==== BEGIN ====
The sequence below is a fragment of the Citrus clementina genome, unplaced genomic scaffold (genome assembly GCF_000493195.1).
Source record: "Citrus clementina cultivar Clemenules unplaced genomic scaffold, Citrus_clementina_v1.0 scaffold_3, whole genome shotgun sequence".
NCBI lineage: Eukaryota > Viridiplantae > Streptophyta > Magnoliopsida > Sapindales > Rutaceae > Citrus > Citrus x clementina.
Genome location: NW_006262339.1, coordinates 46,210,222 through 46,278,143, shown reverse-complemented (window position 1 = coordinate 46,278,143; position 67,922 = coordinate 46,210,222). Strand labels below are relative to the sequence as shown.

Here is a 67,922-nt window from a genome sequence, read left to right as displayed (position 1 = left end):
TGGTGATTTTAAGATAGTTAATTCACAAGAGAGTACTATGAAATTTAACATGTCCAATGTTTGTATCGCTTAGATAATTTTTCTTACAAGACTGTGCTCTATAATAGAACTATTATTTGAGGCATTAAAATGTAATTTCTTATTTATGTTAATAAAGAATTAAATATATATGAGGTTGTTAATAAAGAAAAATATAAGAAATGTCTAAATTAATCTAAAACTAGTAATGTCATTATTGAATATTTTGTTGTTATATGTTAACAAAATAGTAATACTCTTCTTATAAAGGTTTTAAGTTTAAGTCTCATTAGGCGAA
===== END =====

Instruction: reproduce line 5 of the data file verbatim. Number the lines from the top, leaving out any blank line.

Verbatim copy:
Here is a 67,922-nt window from a genome sequence, read left to right as displayed (position 1 = left end):